To say that the world is currently rife with geopolitical turmoil and economic uncertainty would be an understatement. Such periods usually mean a rough ride for risky assets as investors shift their capital to safer havens until the storms subside. But these are not normal times. Emerging market securities are often the first to experience a pullback, yet the broad MSCI Emerging Markets Index has gained 8.5% YTD after having spent 2013 in the red.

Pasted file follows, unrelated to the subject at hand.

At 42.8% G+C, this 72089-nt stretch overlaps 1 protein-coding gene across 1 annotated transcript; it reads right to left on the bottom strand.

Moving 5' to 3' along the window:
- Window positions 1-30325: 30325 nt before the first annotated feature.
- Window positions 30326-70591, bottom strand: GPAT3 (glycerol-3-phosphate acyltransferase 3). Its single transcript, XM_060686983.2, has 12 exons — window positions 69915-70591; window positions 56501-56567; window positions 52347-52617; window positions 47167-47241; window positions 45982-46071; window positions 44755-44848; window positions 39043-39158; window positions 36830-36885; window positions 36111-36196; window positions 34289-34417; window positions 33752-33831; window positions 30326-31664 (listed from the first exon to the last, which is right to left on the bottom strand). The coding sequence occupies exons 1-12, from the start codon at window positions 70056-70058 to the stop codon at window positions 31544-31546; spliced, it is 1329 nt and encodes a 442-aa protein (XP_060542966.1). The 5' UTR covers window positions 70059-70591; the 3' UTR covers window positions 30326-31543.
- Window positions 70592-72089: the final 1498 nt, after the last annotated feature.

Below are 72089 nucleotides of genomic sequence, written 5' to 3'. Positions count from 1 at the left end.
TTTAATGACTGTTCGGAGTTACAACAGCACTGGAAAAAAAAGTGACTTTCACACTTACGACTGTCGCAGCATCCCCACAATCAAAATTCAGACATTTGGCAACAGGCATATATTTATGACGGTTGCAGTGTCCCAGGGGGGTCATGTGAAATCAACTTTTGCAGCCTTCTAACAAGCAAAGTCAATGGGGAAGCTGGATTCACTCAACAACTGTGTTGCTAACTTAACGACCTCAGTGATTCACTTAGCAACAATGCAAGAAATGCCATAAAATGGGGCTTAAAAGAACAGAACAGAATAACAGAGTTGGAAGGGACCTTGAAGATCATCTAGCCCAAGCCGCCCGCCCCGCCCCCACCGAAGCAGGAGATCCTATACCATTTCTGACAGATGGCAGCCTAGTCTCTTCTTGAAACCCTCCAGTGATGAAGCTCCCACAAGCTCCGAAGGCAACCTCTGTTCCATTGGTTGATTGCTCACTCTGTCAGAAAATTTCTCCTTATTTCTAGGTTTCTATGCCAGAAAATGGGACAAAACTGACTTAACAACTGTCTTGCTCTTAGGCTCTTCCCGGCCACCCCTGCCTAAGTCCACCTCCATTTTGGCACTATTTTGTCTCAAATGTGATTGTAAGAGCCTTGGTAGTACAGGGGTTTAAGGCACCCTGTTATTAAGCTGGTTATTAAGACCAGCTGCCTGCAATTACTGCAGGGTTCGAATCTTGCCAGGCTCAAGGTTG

There are myriad explanations for the rebound in emerging market (EM) indices this year. Some are due to bullish fundamentals in specific countries. Yet one cannot ignore that in a yield-starved environment, investors are clamoring for any security that portends to offer an attractive return. Such demand-driven rallies….we call them bubbles….have a tendency to disregard fundamentals, which obscures truly attractive destinations for one’s capital and enables pretenders to take a seat at the global financial markets table. Ironically, this overly-bullish, top-down approach (which has more-than-once been in favor during the past decade) is occurring at a time when heretofore major emerging economies are running into stiff economic headwinds, backsliding on market-friendly reforms, or in the case of Russia, putting geopolitical arrogance ahead of economic development. To continue reading please click here.